A win is a win, and while the Bengals defeated the Browns to get to 3-4 on the season, it wasn’t the dominant defensive performance we’ve come to expect from the past couple of games in the rivalry. Even so, there were a lot of positives to take from Cincinnati as they got back to their winning ways. And a high-powered offense was one of them.
Here are the best and worst aspects from the Bengals’ win over the Browns on Sunday afternoon.
We all must recognize that A.J. Green isn’t human, but rather an alien life-form: All hail No. 18. Even though the Bengals are off to a slow start and the team lost two receivers in free agency, this might be the best campaign we’ve seen from the Pro Bowler—and that’s saying something. Green torched the Browns for eight catches and 169 yards, which was just 13 yards shy of the amount of passing yards from Cleveland’s two quarterbacks on the day.
Whether it was pulling down a Hail Mary right before halftime that could have been a season-changer, or a one-handed snag in the third quarter, he dominated the Browns. Sure, having his longtime rival, cornerback Joe Haden on the sidelines helped in his big day, but we get the feeling he would have still made his share of plays regardless.
A.J. Green is the NFL's best wide receiver... in our eyes, at least. pic.twitter.com/vXE5x5rWiF— Cincy Jungle (@CincyJungle) October 24, 2016
The run game: Green stole the spotlight, but both Giovani Bernard and Jeremy Hill had great games. Ken Zampese drew up a number of plays where linemen were pulling and it worked to perfection. Bernard had 4.7 yards per carry on the day, along with a touchdown run, while Hill had a whopping 18.7 yards per carry on the afternoon.
It was particularly nice to see a good day from Hill, as he channeled his rookie form. A lack of big plays from the big back has been apparent since 2014, but a 74-yard scamper for a score rekindled hope for his long-term success.
Brandon LaFell: When the Bengals signed the free agent receiver, would you have believed he would be the team leader in touchdown receptions through seven games? Probably not, but that’s currently the case. Though his stepping up isn’t always directly translating to wins, his four touchdown catches already matches the 2015 receiving output from Mohamed Sanu and Marvin Jones combined.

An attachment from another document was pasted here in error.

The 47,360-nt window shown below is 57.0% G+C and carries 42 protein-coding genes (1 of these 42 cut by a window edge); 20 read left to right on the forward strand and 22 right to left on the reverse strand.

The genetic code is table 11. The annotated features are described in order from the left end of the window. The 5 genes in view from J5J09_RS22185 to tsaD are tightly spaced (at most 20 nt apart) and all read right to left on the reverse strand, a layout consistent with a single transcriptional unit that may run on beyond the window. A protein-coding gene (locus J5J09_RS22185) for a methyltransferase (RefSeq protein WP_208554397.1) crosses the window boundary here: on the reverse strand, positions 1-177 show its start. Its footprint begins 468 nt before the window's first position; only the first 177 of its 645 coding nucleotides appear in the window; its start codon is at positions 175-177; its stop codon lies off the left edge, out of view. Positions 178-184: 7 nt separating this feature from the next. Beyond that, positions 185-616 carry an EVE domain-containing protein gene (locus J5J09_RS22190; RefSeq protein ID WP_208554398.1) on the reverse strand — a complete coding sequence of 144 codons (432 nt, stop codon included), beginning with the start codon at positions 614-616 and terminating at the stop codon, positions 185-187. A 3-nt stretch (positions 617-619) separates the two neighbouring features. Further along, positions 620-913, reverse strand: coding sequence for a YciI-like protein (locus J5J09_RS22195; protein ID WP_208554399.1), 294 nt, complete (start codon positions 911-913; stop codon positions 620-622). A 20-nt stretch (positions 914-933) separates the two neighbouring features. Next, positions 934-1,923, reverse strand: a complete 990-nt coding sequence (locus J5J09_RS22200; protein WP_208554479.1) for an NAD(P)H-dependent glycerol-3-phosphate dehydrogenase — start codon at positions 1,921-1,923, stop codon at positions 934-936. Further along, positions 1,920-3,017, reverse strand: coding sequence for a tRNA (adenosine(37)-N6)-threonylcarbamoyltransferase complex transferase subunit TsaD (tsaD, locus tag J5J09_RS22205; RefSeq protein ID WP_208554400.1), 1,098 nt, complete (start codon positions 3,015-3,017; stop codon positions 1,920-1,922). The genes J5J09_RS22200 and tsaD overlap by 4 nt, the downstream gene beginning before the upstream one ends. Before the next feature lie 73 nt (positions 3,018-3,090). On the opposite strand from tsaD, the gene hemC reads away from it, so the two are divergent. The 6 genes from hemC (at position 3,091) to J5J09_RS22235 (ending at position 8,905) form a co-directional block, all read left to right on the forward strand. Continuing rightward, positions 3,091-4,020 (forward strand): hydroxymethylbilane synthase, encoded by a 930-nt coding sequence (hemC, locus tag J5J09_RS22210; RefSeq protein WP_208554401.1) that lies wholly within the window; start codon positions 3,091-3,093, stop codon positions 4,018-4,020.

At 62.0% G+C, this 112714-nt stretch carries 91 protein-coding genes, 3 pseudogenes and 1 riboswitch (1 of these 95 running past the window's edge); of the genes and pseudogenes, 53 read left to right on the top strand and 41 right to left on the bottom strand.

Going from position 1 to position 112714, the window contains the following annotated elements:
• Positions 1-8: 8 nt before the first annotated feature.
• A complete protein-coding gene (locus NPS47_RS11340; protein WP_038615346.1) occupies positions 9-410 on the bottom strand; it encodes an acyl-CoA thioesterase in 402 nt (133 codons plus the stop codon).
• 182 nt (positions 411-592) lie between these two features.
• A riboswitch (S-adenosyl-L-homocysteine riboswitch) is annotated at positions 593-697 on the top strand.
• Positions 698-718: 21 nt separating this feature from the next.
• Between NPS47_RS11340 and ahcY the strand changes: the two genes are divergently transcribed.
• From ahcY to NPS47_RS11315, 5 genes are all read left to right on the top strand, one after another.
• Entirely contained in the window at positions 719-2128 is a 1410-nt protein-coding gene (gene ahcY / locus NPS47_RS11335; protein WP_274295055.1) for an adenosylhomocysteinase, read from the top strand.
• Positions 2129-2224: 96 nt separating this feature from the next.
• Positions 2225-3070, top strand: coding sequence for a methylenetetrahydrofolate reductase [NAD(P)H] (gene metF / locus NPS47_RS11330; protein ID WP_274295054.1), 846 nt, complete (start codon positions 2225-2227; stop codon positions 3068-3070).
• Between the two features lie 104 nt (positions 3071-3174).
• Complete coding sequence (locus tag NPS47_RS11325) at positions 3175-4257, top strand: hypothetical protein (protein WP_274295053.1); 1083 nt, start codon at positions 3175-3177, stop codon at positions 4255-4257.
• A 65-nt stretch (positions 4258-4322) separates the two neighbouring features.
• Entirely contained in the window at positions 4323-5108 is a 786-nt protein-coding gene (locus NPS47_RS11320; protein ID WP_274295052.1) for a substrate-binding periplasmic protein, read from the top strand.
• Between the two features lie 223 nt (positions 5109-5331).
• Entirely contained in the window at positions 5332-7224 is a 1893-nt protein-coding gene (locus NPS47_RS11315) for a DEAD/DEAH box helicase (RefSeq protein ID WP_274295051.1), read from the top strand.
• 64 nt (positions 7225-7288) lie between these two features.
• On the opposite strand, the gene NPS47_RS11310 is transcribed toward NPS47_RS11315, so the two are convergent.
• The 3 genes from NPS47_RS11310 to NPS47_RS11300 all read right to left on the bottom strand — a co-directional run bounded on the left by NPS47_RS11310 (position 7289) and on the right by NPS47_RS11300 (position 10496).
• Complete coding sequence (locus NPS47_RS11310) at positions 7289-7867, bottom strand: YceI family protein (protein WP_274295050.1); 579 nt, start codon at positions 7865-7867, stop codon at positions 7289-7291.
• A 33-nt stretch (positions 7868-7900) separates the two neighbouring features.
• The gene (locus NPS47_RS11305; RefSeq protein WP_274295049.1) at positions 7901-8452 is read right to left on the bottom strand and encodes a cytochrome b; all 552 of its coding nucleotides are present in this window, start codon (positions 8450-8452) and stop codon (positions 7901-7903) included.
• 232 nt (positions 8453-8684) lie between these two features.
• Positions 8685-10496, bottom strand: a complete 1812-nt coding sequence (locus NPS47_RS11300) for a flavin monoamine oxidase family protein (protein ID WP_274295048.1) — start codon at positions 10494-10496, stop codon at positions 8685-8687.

LaFell finished with four catches for 83 yards, including a 44-yard touchdown. At his current rate, LaFell is on pace for one of the best statistical seasons of his career, which should pay dividends as the season continues to roll on.
Pass defense: Sure, the Bengals went up against Cody Kessler, the Browns’ third-string quarterback, and Kevin Hogan, a 2016 fifth-round pick by the Chiefs, but 182 total passing yards and two interceptions against Cleveland pointed to doing what they were supposed to on Sunday. Hogan seemed to be a run-first type of quarterback and it worked for him, but the Bengals smothered the Browns’ receivers. The long pass of the day was 21 yards, and emerging star Terrelle Pryor, was held to just two catches for 18 yards.
Pass rush: Yes, the Bengals had two sacks on the afternoon and flustered both Hogan and Kessler, but missed opportunities were prevalent. Sunday seemed like a perfect time for the defensive line to build their stats, but Margus Hunt and Geno Atkins both whiffed on possible sacks. With Cleveland’s issues at center and right guard, the star-studded Bengals line just seemed to underachieve. It might not have been “bad” per se, but just not up to the expectations of the day.
Shawn Williams’ fumble: It’s been a tough go for Williams in his first season as a full-time starter. He signed a big extension this offseason and hasn’t quite lived up to his end of the bargain. He finally recorded an interception on Sunday, which would have given the Bengals an opportunity to really pile on Cleveland.
Late in the third quarter, Hogan floated a pass too high for his receiver and Williams pounced on it. On his return, he was stripped of the ball at the Browns’ 35-yard line and Cleveland recovered for a first down. A nice diving play by Williams turned into one of those wacky plays between two teams suiting up for what was a sloppy game between two teams who had two combined wins going into the contest.
Mike Nugent: After a solid start to the season following a terrible preseason, the August 2016 version of the Bengals’ kicker resurfaced on Sunday. He missed two makeable kicks—one from 40 and another from 45 yards out. In fairness, there was a breeze blowing at Paul Brown Stadium, but against a better opponent, these types of misses will undoubtedly spell doom for the Bengals going forward.
The run defense: Isaiah Crowell, a guy who doesn’t have the most exceptional skills for an NFL running back, continued to get it done again this Sunday against the Bengals. With 12 carries for 63 yards, he once again cracked the five yards per carry mark, but he wasn’t the only issue for the Bengals’ defense against the Browns.
Hogan ran wild on Cincinnati’s defense, both in read-option plays and in pass calls that broke down. His inexplicable 28-yard touchdown run showed a bunch of issues and the trend of the Bengals’ defense unable to corral a nimble quarterback continued on Sunday. His 104 yards rushing was a Michael Vick-esque stat line and with Tyrod Taylor, Ben Roethlisberger and Carson Wentz looming on the schedule, this needs to be cleaned up quickly.